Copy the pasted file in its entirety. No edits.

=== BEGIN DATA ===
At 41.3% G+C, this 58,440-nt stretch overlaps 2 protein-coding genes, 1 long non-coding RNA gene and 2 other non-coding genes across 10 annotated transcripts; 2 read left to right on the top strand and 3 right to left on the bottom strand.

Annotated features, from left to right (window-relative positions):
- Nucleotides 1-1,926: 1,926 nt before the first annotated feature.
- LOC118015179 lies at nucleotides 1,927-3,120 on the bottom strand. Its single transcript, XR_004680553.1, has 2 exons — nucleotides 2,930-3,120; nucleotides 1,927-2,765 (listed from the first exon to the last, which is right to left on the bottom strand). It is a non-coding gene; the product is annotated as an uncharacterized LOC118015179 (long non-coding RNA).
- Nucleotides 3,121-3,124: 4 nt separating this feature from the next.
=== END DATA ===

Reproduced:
At 41.3% G+C, this 58,440-nt stretch overlaps 2 protein-coding genes, 1 long non-coding RNA gene and 2 other non-coding genes across 10 annotated transcripts; 2 read left to right on the top strand and 3 right to left on the bottom strand.

Annotated features, from left to right (window-relative positions):
- Nucleotides 1-1,926: 1,926 nt before the first annotated feature.
- LOC118015179 lies at nucleotides 1,927-3,120 on the bottom strand. Its single transcript, XR_004680553.1, has 2 exons — nucleotides 2,930-3,120; nucleotides 1,927-2,765 (listed from the first exon to the last, which is right to left on the bottom strand). It is a non-coding gene; the product is annotated as an uncharacterized LOC118015179 (long non-coding RNA).
- Nucleotides 3,121-3,124: 4 nt separating this feature from the next.